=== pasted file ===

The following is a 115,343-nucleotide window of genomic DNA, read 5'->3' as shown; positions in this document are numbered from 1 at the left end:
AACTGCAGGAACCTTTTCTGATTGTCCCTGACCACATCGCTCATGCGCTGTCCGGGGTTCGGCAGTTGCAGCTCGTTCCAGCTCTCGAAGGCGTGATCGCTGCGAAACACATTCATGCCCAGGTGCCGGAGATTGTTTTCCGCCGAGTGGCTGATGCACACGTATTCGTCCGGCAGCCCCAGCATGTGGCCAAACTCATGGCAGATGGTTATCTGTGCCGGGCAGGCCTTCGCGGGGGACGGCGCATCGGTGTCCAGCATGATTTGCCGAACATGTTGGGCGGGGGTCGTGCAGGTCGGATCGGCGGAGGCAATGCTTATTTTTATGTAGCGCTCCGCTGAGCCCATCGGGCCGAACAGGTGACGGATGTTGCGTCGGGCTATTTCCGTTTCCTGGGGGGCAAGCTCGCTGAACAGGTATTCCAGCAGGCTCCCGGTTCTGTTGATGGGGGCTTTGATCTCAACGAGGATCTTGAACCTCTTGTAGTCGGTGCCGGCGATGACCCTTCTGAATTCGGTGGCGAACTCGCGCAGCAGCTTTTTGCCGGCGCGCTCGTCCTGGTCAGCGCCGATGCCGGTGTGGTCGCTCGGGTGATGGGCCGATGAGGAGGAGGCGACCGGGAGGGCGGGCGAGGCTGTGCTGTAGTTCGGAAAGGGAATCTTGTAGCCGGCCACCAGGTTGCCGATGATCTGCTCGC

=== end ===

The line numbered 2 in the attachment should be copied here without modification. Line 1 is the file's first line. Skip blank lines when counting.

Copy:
AACTGCAGGAACCTTTTCTGATTGTCCCTGACCACATCGCTCATGCGCTGTCCGGGGTTCGGCAGTTGCAGCTCGTTCCAGCTCTCGAAGGCGTGATCGCTGCGAAACACATTCATGCCCAGGTGCCGGAGATTGTTTTCCGCCGAGTGGCTGATGCACACGTATTCGTCCGGCAGCCCCAGCATGTGGCCAAACTCATGGCAGATGGTTATCTGTGCCGGGCAGGCCTTCGCGGGGGACGGCGCATCGGTGTCCAGCATGATTTGCCGAACATGTTGGGCGGGGGTCGTGCAGGTCGGATCGGCGGAGGCAATGCTTATTTTTATGTAGCGCTCCGCTGAGCCCATCGGGCCGAACAGGTGACGGATGTTGCGTCGGGCTATTTCCGTTTCCTGGGGGGCAAGCTCGCTGAACAGGTATTCCAGCAGGCTCCCGGTTCTGTTGATGGGGGCTTTGATCTCAACGAGGATCTTGAACCTCTTGTAGTCGGTGCCGGCGATGACCCTTCTGAATTCGGTGGCGAACTCGCGCAGCAGCTTTTTGCCGGCGCGCTCGTCCTGGTCAGCGCCGATGCCGGTGTGGTCGCTCGGGTGATGGGCCGATGAGGAGGAGGCGACCGGGAGGGCGGGCGAGGCTGTGCTGTAGTTCGGAAAGGGAATCTTGTAGCCGGCCACCAGGTTGCCGATGATCTGCTCGC